A young father, Travion Sheffield, is sought after by Atlanta Police after he allegedly kicked in the door of his child's mother's home in Fulton County. According to reports, after breaking into the home, Sheffield took their 2-month-old daughter from the home. The mother called authorities immediately, but the initial search for the infant came up empty.
The case was still under investigation when a family member returned the infant to her mother – thankfully unharmed and without incident. The Atlanta Police are still looking for Sheffield on charges of kidnapping.
Crimes such as kidnapping, especially when a child is involved, are taken very seriously in our state. As a Georgia Criminal Defense Lawyer, I will focus today's post on the law behind kidnapping and explain what constitutes this offense.
Kidnapping in Georgia
The Georgia Code defines kidnapping in Georgia as:
A person commits the offense of kidnapping when such person abducts or steals away another person without lawful authority or warrant and holds such other person against his or her will. O.C.G.A. §16-5-40.
Georgia Courts hold that even mere asportation (a slight movement) is enough to constitute the crime of kidnapping. However, if the movement of the alleged victim is the result of the commission of another crime, the movement does not constitute kidnapping. These movements that are incidental to other crimes include: concealing or isolating the victim, moving the victim to make the crime easier, or avoiding apprehension.
In order to be found guilty and convicted of kidnapping, the prosecution or the state of Georgia must prove that the accused kidnapper is guilty beyond a reasonable doubt. Kidnapping in Georgia is classified as a felony offense. Therefore, if convicted of kidnapping, there are serious and substantial penalties. The delineations of penalties are as follows:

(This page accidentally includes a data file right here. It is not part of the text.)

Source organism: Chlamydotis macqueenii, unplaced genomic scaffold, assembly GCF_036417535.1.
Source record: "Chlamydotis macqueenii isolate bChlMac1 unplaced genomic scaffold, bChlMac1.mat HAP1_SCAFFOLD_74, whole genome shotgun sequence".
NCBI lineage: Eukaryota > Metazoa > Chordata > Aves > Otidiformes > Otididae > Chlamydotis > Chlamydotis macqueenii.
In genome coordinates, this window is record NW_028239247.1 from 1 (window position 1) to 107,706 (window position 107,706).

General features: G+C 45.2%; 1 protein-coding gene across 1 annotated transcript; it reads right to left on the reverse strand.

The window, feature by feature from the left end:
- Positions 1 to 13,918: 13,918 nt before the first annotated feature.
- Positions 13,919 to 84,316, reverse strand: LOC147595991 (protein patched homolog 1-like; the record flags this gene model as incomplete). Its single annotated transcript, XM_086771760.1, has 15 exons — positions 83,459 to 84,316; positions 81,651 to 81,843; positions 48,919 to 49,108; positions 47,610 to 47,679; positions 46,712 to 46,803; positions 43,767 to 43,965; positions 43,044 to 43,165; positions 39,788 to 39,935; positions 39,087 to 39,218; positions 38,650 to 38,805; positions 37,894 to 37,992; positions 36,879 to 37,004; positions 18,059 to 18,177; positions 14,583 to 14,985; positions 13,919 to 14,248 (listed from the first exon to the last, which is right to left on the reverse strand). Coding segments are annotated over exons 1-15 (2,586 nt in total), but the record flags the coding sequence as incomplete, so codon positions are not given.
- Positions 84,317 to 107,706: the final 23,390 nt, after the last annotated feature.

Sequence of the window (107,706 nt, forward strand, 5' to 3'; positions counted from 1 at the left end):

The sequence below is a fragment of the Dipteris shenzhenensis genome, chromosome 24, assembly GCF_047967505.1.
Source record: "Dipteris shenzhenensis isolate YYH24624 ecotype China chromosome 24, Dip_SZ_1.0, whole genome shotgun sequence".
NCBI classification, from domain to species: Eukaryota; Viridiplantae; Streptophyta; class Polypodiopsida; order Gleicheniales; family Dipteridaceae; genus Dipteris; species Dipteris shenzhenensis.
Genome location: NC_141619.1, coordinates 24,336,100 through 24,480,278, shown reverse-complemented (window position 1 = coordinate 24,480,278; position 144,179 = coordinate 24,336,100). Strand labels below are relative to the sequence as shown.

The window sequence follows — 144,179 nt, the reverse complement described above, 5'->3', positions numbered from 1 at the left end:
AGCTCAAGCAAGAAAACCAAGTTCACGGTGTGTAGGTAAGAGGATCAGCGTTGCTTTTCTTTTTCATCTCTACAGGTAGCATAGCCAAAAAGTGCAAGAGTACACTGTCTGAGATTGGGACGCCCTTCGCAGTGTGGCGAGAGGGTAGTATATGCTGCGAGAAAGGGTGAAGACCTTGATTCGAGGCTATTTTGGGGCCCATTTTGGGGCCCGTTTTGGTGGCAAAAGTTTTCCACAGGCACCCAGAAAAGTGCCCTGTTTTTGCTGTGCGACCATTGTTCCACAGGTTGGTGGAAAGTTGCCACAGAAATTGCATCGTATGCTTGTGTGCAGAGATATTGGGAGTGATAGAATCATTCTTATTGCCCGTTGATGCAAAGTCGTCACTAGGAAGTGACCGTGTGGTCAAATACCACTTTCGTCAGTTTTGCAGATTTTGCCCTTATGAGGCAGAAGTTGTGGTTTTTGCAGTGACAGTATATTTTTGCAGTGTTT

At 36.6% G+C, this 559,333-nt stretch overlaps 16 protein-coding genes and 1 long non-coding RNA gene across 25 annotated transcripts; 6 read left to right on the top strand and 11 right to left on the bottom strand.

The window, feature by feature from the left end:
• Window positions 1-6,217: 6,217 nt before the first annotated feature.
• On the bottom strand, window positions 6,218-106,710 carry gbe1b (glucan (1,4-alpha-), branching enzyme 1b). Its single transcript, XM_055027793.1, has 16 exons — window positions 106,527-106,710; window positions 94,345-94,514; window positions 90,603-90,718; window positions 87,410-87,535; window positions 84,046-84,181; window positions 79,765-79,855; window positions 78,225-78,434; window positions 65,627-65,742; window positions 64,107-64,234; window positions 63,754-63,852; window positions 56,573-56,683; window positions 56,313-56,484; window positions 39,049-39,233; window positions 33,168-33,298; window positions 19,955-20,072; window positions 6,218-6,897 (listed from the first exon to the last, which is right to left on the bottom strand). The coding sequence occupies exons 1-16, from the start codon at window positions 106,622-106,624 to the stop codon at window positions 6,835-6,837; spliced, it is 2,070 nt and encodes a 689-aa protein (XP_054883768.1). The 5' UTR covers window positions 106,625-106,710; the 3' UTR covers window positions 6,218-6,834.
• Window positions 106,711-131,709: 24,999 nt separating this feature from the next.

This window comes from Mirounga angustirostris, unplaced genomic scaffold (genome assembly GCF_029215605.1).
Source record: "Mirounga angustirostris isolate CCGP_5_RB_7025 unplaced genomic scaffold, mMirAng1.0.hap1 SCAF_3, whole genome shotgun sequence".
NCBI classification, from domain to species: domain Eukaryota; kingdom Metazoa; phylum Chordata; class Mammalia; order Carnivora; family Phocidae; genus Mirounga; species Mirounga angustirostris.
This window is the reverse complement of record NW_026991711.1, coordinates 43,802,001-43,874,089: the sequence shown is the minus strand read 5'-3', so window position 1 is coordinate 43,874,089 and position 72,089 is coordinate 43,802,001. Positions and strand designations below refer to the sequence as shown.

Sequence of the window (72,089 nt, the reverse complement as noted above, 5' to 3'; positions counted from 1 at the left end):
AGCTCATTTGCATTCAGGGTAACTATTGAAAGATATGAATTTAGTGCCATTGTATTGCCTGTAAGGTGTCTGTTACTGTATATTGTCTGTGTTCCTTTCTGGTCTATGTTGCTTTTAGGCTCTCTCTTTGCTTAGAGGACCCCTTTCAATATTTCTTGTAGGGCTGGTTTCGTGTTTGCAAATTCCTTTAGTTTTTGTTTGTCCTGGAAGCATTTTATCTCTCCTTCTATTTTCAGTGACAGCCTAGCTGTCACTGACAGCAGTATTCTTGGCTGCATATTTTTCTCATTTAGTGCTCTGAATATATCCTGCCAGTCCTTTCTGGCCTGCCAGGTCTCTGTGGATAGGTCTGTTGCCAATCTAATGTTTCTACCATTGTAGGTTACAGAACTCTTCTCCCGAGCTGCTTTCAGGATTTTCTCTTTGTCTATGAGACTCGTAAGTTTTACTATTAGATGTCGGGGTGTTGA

- If the victim is under 14 years old, then the penalty is a life sentence or a 20 year prison sentence and probation for life after release from prison.
- If the victim is over 14 years old, then the penalty is a prison term between 10 and 20 years.
No one is to be assumed guilty just because they have been accused of committing a crime. Everyone has the presumption of innocence until proven guilty beyond a reasonable doubt. There are Georgia Criminal Defenses that apply to a Georgia kidnapping charge. These defenses can include but are not limited to:
- Protection of a child from imminent harm.
- The victim was never actually moved. (Accused could still face a Georgia false imprisonment charge.)
- Consent of the victim.
As I said, this is not a comprehensive list of the defenses that can be applied, and no one should attempt to represent and defend themselves against a charge – especially not one as serious as a felony.
If you or a loved one has been accused of committing a crime in Georgia, contact a Georgia Criminal Defense Attorney as quickly as possible. Your case will not defend itself, and your defense should start now.
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